Flooded with offers after his Cannes triumph, Uchida turned down everything to work on his new script, which he describes as “a suspense film, with comic elements.” The story again begins with an everyday incident that has extraordinary consequences. Pia is producing, with shooting skedded to start sometime this year.

Naoko Ogigami, helmer

In 1994 Naoko Ogigami left Japan to study at USC School of Cinema-Television. After returning in 2000, she won a Pia Film Festival scholarship that supplied the coin for her first feature, the 2003 children’s comedy “Barber Yoshino,” which screened at Berlin and many other fests around the world.

Ogigami next made “Love Is Five, Seven, Five!” (2005), about a high school haiku club, but her break came this year with “Kamome Diner.” Shot entirely in Finland, this low-key drama about three Japanese women who run a Japanese eatery in Helsinki, while finding their respective grooves, opened to a full house on March 11 at Cine Switch — the first time this Ginza landmark had filled every seat on opening day since “Life Is Beautiful” in 1997. The pic has since gone from strength to strength, recording better screen averages at similar venues than “Crash” and “Brokeback Mountain.”

Distrib Media Suits has expanded the number of screens in both the Tokyo metro area and Osaka, including Ebisu Garden Cinema — one of the premier arthouses in Tokyo.

Not surprisingly, the pic is strongest with adult female auds, who have sent it flying past the $1 million mark.

Shinya Kawai, producer

Shinya Kawai is hardly an industry newcomer — among his early credits was “Antarctica,” the 1983 Fuji TV megahit that became the basis for “Eight Below.” He also worked as a producer on the first two films of the “Ringu” trilogy as well as Edward Yang’s 2000 family drama “Yi yi: A One and a Two,” whose long list of prizes included the best film award from the National Society of Film Critics.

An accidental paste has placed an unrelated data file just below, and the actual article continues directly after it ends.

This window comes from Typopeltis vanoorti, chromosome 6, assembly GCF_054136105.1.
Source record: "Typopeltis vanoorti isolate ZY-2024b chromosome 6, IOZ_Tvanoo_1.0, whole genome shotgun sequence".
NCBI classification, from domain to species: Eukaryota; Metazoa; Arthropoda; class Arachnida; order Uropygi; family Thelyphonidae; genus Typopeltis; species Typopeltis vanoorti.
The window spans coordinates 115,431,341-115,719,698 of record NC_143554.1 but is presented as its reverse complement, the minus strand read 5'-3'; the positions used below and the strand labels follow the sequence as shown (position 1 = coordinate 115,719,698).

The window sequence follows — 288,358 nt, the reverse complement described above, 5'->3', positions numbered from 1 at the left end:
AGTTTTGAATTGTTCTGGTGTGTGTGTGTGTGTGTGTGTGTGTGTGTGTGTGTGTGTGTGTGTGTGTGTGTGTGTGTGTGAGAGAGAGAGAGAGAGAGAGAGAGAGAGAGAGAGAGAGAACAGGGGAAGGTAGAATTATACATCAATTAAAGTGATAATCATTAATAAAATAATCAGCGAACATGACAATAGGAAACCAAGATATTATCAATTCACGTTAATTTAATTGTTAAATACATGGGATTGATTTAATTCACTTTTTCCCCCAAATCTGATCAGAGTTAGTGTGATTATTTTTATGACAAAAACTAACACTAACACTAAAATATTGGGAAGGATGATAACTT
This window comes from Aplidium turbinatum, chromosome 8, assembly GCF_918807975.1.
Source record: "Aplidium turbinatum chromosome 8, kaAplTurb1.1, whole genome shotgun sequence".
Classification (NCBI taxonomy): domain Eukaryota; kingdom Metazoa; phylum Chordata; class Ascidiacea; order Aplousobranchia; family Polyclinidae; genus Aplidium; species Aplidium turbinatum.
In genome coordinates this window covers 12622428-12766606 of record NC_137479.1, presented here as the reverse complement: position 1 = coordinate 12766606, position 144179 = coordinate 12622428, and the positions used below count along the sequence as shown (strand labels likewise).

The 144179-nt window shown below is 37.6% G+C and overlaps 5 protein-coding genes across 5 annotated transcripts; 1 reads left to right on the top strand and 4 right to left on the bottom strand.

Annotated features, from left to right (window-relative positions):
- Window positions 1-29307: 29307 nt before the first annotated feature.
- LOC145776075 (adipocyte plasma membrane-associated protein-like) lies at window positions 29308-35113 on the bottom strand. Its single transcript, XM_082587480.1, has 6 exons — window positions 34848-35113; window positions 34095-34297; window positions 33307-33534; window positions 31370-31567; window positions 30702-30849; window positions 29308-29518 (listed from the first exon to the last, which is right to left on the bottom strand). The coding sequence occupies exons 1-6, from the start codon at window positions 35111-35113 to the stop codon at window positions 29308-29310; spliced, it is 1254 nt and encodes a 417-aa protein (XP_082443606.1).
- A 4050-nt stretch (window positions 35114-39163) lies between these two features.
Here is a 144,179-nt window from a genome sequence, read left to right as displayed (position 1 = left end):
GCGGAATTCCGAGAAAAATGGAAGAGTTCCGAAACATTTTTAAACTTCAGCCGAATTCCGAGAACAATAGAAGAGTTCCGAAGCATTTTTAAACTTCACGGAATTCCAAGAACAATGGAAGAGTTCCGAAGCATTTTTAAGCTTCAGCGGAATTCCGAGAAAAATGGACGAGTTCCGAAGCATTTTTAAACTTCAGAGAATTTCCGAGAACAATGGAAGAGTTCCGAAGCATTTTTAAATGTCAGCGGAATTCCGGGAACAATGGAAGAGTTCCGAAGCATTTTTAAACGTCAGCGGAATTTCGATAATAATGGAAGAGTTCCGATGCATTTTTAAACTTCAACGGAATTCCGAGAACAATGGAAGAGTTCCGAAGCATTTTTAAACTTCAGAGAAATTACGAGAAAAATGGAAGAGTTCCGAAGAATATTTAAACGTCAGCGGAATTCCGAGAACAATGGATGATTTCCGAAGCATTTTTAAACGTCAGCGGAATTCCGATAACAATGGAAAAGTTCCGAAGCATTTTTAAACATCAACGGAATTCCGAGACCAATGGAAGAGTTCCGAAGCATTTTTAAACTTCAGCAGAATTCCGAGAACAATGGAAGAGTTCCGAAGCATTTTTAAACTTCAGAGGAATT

But Kawai is now in the process of resetting (not rebooting) his career. Last year he became vice president of development and production at Gaga Communications, a distrib with a 20-year history that has handled major Hollywood titles, including “Seven,” “The Green Mile” and “Phantom of the Opera,” but is only now launching into feature production.

Kawai is not starting with a completely blank slate, however. In addition to his extensive network of industry contacts, he can call on strong financial and structural backing from Gaga and its corporate parent, Internet giant Usen, including a Y30 billion ($254 million) content fund Usen manages with Daiwa Securities.

Kawai intends to produce six titles this year, starting with “First Love,” a heist pic based on the true story of an unsolved 1968 robbery that netted nearly $25 million. His star is Aoi Miyazaki, an ingenue who shot to stardom in last year’s megahit “Nana.” Domestic release is skedded for June, though buyers will be able to catch the pic at Cannes.

Ultimately Kawai hopes to boost budgets to the $10 million level, while working with partners from Asia and the West. Is another “Antarctica” on his horizon?